Mediation is a process where a neutral professional facilitates the communication between two parties in order to help them reach a mutually acceptable resolution of a dispute. Mediation is used in many types of legal disputes, but can be especially valuable in the context of family law, more specifically divorce. Aside from the usefulness of the process itself, there are many benefits of mediation that are often overlooked.
To begin the mediation process, the mediator and the parties will identify the issues that need to be worked out. The parties will disclose relevant financial and other information so that the mediator can help them to achieve an agreeable solution. When a mutually acceptable resolution has been reached, a settlement agreement will be drafted to reflect this. When done property, the settlement agreement is a legally-binding contract that may include many terms of the divorce, including (but not limited to) parenting plans and child custody.
One of the biggest benefits of mediation, regardless of the type of dispute being resolved, is that the mediator adopts a neutral stance and is not aligned with either party. Unlike litigation, which is adversarial, mediation allows the mediator to work with both parties to establish trust and respect in the development of settlement options, rather than one working against the other. Most people prefer to make their own decisions on complex and emotional matters rather than have a third party decide their fate. The mediator may be an attorney, but does not act as an attorney during the process (the mediator will not dispense legal advice to either party). Instead, the mediator encourages open communication between the parties and helps to ensure positive dialogue. This is extremely beneficial from both an emotional standpoint and a practical standpoint in that the parties are encouraged to reach an amicable agreement rather than an “I win, you lose” mentality.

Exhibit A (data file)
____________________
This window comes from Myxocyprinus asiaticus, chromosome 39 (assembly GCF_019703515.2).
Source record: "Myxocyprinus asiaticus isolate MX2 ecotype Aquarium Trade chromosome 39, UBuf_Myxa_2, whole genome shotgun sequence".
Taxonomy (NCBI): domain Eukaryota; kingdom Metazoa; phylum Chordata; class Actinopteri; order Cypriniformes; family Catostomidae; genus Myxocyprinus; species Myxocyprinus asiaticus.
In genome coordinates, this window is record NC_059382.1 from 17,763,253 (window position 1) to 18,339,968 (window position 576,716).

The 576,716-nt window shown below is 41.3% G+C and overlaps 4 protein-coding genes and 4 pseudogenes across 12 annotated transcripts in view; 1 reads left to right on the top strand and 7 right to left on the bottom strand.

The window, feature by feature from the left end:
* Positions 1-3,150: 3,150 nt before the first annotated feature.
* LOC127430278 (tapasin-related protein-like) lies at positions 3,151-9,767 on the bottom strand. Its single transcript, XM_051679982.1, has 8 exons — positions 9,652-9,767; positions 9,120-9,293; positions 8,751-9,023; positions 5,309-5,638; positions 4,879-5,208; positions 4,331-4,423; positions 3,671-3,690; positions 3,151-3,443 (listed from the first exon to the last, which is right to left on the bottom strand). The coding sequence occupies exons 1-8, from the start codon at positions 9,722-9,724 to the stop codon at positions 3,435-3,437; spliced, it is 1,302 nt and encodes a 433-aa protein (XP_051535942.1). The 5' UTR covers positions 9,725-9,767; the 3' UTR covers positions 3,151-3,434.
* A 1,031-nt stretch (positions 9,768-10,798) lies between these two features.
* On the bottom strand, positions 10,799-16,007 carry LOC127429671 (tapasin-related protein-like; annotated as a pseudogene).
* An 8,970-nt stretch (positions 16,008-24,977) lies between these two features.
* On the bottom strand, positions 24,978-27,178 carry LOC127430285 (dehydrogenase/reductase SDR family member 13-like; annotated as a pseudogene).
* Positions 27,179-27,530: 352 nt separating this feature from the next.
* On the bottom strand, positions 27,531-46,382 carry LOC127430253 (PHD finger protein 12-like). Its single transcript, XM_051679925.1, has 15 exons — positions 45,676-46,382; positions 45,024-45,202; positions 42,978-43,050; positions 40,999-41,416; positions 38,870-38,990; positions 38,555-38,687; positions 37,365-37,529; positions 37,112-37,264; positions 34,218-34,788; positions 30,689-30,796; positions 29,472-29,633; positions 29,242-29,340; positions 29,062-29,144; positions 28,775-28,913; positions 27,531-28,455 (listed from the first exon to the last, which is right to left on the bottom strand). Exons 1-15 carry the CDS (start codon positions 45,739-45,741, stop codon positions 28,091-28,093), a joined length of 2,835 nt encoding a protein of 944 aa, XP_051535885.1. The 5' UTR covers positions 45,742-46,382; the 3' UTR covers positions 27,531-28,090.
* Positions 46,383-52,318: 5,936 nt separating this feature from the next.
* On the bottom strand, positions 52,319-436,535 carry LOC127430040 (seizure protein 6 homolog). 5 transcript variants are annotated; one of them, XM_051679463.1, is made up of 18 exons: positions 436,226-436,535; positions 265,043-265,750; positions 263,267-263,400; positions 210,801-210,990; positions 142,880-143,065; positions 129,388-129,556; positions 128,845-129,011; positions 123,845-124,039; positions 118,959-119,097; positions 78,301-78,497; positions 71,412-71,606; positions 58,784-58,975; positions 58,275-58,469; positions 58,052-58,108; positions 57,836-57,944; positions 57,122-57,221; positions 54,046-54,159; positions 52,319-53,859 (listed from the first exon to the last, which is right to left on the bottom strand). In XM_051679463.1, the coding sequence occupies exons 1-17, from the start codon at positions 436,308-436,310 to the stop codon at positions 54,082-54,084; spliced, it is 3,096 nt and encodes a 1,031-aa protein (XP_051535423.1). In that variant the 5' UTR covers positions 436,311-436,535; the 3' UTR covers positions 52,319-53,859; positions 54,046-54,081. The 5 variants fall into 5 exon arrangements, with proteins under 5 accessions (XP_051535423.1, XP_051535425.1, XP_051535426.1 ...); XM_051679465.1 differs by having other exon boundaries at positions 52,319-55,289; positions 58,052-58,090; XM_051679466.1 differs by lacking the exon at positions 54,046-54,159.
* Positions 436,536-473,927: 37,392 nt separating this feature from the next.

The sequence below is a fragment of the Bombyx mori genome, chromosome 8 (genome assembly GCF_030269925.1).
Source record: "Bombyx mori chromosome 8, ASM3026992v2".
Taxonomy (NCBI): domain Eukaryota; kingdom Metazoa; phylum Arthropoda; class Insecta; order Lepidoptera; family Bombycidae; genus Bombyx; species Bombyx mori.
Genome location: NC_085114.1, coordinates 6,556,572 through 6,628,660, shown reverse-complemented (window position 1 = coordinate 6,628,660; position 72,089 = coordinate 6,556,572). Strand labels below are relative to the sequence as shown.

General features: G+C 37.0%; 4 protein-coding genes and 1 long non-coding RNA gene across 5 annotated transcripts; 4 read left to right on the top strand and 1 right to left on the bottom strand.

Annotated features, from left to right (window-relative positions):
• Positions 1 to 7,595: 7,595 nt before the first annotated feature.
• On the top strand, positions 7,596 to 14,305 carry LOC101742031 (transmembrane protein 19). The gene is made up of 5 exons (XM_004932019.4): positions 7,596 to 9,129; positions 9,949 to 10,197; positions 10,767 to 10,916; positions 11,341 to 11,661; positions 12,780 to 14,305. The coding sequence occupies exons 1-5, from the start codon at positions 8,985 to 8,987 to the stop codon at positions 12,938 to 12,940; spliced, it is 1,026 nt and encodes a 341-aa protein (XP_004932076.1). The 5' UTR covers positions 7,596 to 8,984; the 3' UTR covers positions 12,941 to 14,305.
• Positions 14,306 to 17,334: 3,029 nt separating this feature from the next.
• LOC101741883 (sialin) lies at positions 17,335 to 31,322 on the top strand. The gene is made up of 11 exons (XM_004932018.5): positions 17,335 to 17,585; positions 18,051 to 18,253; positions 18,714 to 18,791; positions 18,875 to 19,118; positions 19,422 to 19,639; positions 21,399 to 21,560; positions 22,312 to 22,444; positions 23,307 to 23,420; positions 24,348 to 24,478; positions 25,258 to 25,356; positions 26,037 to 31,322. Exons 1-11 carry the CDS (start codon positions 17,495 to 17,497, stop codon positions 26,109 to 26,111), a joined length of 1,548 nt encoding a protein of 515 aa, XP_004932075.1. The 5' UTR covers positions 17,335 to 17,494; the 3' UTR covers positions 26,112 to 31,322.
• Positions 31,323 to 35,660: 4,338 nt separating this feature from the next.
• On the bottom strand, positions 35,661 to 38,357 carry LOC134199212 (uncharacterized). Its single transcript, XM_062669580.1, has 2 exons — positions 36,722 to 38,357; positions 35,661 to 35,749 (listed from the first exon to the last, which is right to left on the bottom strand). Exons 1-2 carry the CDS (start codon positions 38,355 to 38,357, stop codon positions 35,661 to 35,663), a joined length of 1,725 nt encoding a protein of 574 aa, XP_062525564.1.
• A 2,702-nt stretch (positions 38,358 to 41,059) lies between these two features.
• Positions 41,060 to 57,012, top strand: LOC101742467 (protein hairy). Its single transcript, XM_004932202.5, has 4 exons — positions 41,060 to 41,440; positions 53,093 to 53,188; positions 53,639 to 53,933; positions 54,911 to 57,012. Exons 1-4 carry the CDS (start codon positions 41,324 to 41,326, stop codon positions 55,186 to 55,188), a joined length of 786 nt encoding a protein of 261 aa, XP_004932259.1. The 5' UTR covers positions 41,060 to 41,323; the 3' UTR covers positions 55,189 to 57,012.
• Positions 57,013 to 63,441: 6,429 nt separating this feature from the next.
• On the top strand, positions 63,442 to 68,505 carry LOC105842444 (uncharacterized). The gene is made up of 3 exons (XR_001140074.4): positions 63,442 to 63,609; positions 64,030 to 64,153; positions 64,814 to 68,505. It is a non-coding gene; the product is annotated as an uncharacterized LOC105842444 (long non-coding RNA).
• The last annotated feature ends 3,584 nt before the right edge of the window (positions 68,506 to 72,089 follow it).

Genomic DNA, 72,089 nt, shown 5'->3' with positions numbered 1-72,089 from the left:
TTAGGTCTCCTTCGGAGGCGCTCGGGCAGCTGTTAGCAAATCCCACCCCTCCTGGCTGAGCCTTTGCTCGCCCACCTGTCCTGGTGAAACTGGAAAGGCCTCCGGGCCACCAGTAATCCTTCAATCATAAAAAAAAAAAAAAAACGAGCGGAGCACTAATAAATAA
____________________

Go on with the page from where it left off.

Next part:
Another benefit of mediation is that the process allows creative solutions to be reached. In litigation, the goal is for one party to “win.” However, mediation affords the parties the opportunity to have a say in addressing their unique situation and reach decisions that make sense. The mediator works with the parties to help determine what is in the best interest of both parties.
Because the mediation process is not in the court system, it provides additional valuable benefits. While it is not guaranteed, the mediation process can be quicker than litigation because it is focused on settlement from the beginning of the case and the parties dictate the pace rather than the court. Additionally, mediation can be less expensive. Again, this is not guaranteed, but certain fees associated with litigation are simply not present in mediation. These benefits, along with the non-adversarial nature of mediation, make mediation an excellent choice for the divorce process.
One of the most overlooked benefits of mediation is the ability to maintain privacy throughout the process. This is extremely important to most people because of the sensitive nature of divorce and the effect it may have on the children. The parties and the mediator agree at the beginning of the case that the mediation sessions are confidential. This frees up the parties to brainstorm options together and be more creative in their discussions.
When given the opportunity, most people prefer to make their own choices about how their matter should be resolved rather than handing over the power to make decisions to a judge. Active involvement in decision making about complex and emotional issues leads to a higher commitment to uphold the agreement.